In the years that followed, I saw “This is It” in the theaters. It was amazing to see a true musical genius at work.

I also covered the trial of Dr. Conrad Murray…and learned far too many grisly details about his death and drug addiction.

But, I was able to compartmentalize all of that. His music remained a constant…part of the soundtrack of my life.

Then, “Leaving Neverland” came out.

And everything changed.

I resisted seeing it for several weeks. I couldn’t handle it. I didn’t want to believe.

But everyone I trusted in my life told me I had to see it. As a journalist, I needed to.

So, then one night…I turned off all the lights in my place, sat down by myself, and started the documentary.

Within minutes, one thing became pretty obvious to me: his accusers were telling the truth.

The specific accounts are gripping, heart wrenching and heart breaking.

Rarely do I ever cry, but I was bawling by the end of their stories. You could feel their pain through the screen.

I didn’t know how to deal with my new reality: Michael Jackson was a serial child molester.

That entire time I was idolizing him, he was abusing children my age.

He knew what he was doing was wrong. He had elaborate systems in place to hide it. He told the kids to lie. And, he did it anyway.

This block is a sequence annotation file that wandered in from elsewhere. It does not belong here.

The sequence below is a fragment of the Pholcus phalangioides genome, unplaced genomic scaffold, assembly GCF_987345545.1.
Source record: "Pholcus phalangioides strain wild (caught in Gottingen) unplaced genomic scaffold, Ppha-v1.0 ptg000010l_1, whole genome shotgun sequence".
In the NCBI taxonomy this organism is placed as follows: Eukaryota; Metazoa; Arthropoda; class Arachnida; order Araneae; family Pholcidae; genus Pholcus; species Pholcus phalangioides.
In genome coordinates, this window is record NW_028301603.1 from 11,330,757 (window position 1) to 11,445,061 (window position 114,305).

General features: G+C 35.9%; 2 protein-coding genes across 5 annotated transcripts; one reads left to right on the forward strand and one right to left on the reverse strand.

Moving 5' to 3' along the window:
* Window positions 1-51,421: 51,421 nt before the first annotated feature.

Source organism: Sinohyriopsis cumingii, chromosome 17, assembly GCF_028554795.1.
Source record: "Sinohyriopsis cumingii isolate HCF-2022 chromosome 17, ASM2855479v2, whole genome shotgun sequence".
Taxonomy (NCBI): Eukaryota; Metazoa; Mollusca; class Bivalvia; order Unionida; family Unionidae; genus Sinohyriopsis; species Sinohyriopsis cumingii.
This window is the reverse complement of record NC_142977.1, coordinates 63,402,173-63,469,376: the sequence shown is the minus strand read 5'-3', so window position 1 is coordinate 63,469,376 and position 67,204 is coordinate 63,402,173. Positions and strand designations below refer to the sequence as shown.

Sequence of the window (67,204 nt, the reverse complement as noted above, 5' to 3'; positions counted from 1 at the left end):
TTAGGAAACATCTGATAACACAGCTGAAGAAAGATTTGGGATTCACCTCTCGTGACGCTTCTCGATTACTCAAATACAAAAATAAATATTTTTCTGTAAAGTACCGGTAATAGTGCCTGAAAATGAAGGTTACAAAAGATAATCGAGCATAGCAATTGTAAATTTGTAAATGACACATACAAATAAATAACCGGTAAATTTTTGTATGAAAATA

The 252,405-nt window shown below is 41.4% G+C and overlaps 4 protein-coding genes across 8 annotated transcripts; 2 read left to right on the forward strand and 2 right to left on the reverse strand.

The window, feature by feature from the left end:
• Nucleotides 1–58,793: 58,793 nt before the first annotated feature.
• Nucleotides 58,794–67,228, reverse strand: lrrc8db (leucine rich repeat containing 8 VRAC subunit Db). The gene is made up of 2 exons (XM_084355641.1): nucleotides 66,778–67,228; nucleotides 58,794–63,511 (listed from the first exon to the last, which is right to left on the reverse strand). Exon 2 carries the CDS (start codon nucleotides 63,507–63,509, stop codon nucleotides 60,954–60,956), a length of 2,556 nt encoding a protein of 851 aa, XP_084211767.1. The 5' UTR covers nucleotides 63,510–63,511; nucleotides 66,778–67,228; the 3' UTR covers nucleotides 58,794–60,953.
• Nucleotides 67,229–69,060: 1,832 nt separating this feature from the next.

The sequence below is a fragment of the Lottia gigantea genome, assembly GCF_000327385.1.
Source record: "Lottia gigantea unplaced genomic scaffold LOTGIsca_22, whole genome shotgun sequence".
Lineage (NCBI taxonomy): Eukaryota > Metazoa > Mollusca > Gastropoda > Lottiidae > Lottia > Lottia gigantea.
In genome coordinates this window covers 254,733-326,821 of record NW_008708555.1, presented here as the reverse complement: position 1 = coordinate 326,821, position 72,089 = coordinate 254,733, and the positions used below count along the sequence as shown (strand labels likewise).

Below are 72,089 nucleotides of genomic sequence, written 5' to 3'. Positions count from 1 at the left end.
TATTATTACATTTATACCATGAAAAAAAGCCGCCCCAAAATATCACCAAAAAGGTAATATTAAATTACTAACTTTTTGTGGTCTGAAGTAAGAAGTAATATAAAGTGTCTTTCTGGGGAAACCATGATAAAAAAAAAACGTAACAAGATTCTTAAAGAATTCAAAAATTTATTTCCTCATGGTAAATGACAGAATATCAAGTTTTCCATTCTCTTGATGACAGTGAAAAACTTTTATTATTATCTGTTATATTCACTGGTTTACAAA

The most haunting images of the documentary for me was Michael holding the hands of his “boyfriends” as they walked in public. He was literally flaunting those relationships for us all to see.

I mean: what grown man holds the hand of random young boys that aren’t his son? And travels with them? And shares a bedroom with them?

But, none of us wanted to believe that the King of Pop could be a horrible person. So, we didn’t. We pretended it wasn’t happening. And all those kids paid the price for it.

His family, who had been profiting off him since childhood, didn’t want the gravy train to stop. So, they covered for him then…and cover for him now.

It was hurtful to realize this.

I felt betrayed by him.

I felt naive for not realizing.

And I felt angry to have to give up something and someone I love so much.

Ever since, I’ve found it hard to separate the music from the man.

Naturally, I want to dance when I hear some of the greatest beats in history. I am transported back to specific, happy moments in my life when those songs played.

But I also now visualize those poor, innocent boys who were manipulated by a monster. I think about how those song’s sales fueled his lifestyle…and their agony.

Right after seeing the film, I couldn’t listen to any of his songs.

To be honest, I’ve found it a little easier to listen in the months since. But, I also feel a little guilty for doing so.

As we remember 10 years since Jackson’s sudden departure, it’s important to remember both aspects of Michael’s legacy.

Not only the joy he brought so many of us…but the pain as well.

What do you think?

Elex Michaelson

Written by

“Good Day L.A.” co-host weekdays 7–9AM; “The Issue Is:” host Fridays 10:30PM